"I was about to die so I had to chug this thing but now I'm all loopy" is tricky -- if it just means you probably get stabbed again and are in the same position, that's no fun. Fun loopiness should probably make you a concern for the rest of the characters in a way that an unconscious guy isn't -- maybe you're really useful, or really dangerous. Berserker strength, prophetic visions, and other upsides would be cool, as long as the downsides make sure this isn't something you'll do when fully healthy. As for dangers, emitting energy that burns friend and foe alike could be interesting (heck, Iron Man 3 already established what a link between that and healing could look like), or maybe you give off corrosive vapors or hypnotic pheromones or are consumed by a thirst for the blood of any living creature or something.
  • I also like the "aging for healing" idea
  • Oh! In our Moldvay/WoDu/5th ed games paladins are embodiments of the forces they serve. On a botched lay hands roll they leave behind a piece of the force in the wound. We had a paladin of Ash and Shadow which on a missed Lay Hands the wound would heal but would be the color of ash (permeant), with tendrils of dust drifting up from it (1d6 days).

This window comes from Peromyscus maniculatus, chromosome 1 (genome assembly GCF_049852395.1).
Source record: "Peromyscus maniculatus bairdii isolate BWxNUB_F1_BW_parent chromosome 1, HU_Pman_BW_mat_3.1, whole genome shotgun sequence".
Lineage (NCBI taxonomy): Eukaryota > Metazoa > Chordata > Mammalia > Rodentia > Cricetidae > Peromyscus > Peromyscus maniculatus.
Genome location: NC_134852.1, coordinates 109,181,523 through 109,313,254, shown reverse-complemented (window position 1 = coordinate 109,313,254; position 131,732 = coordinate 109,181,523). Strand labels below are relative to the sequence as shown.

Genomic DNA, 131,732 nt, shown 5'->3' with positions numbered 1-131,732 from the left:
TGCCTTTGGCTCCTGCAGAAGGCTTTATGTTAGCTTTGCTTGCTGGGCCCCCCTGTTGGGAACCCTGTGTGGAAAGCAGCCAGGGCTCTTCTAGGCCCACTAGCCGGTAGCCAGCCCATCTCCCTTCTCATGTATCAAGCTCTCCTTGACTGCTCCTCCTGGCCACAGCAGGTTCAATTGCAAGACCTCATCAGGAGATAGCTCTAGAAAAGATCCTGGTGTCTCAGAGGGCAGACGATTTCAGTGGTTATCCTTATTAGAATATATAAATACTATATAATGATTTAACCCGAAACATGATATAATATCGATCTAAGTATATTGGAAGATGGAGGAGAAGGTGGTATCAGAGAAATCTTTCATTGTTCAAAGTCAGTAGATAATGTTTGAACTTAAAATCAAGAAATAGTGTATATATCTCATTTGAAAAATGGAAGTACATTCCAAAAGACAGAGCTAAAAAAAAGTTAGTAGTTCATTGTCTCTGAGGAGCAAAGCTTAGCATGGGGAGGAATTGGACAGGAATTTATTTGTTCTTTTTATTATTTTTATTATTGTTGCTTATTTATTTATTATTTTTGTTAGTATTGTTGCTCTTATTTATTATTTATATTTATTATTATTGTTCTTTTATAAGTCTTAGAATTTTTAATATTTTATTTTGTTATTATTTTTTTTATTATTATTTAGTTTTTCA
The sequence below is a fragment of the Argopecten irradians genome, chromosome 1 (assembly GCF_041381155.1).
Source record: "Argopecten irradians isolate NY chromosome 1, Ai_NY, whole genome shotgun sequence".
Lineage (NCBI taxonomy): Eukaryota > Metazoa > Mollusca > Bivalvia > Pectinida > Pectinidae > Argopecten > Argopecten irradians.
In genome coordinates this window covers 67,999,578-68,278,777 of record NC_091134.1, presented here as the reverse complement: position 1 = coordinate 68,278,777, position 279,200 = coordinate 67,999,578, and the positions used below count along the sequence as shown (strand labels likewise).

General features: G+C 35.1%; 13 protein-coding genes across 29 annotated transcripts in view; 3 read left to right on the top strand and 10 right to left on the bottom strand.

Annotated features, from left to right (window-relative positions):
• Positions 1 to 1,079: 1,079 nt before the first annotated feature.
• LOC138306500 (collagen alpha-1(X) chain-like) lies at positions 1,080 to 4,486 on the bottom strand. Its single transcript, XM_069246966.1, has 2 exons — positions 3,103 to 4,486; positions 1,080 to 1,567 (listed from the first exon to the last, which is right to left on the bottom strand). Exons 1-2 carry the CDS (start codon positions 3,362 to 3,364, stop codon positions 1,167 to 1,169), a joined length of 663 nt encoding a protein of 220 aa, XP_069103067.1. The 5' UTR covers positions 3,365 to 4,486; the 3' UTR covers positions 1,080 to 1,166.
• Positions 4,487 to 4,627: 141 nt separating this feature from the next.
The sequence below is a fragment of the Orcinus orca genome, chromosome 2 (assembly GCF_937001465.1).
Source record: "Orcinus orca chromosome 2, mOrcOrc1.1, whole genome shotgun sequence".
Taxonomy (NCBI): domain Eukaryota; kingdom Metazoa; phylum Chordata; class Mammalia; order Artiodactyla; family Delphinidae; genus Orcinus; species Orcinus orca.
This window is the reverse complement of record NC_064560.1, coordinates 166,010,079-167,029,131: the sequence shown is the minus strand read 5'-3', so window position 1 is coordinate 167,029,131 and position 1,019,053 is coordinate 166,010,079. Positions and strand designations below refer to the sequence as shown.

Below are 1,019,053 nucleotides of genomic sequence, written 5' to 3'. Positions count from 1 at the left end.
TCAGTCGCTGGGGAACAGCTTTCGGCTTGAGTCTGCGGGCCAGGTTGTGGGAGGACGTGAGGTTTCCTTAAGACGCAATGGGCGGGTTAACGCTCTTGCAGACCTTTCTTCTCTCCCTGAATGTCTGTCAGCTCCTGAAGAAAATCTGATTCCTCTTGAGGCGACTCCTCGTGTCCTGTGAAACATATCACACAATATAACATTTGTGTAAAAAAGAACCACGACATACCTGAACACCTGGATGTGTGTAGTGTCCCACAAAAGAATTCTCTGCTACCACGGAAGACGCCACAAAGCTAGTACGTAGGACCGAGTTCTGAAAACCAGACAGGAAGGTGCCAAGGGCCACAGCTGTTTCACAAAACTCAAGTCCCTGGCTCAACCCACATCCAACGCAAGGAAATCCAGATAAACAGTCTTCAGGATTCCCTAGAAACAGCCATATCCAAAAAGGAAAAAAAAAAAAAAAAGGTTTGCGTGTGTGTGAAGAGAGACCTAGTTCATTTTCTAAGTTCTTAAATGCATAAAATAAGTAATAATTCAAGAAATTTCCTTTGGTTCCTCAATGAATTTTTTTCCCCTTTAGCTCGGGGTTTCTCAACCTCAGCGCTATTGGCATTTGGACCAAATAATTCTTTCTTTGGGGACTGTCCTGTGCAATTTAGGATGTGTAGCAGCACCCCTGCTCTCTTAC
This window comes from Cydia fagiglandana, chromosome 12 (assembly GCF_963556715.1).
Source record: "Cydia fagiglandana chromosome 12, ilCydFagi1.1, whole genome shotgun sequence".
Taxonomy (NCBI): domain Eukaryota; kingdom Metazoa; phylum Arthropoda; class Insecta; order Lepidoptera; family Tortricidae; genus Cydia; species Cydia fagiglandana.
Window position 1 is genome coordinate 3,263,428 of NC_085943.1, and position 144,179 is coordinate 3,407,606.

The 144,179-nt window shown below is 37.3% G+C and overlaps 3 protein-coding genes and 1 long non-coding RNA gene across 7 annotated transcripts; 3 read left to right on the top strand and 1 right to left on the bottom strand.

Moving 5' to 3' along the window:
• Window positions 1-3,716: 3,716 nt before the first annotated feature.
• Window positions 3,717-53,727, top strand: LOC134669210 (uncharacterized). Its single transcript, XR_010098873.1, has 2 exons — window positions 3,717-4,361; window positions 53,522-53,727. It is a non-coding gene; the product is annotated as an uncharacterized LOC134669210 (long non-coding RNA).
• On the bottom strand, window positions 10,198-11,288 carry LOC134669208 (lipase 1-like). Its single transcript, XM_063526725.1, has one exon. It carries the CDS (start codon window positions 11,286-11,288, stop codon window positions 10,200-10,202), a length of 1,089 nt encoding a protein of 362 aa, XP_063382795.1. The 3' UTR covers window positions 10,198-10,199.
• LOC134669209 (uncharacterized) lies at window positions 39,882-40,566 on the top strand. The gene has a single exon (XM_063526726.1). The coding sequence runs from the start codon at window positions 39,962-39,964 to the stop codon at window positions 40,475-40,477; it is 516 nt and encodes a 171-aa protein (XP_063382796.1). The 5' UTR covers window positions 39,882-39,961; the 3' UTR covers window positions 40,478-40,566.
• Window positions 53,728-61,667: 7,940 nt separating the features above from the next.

• I really like the tolerance idea. It creates an interesting tension every time a potion is needed, without hosing the PCs which is my concern with the aging roll.

    Another Pendragon one (I've been running the GPC) is that where there are salves or whatever they often run out if you roll a 6 on a d6 when applying them. In game you have a pot of salve, and one day you reach the bottom of it. It does make players think twice because every time they use their healing salve may be the last time. Is it worth it?
  • I really like the tolerance idea. It creates an interesting tension every time a potion is needed, without hosing the PCs which is my concern with the aging roll.
    Well, that's ONE way to explain why, in classic D&D, healing potions and spells are much less effective for high-level characters!

Sign In or Register to comment.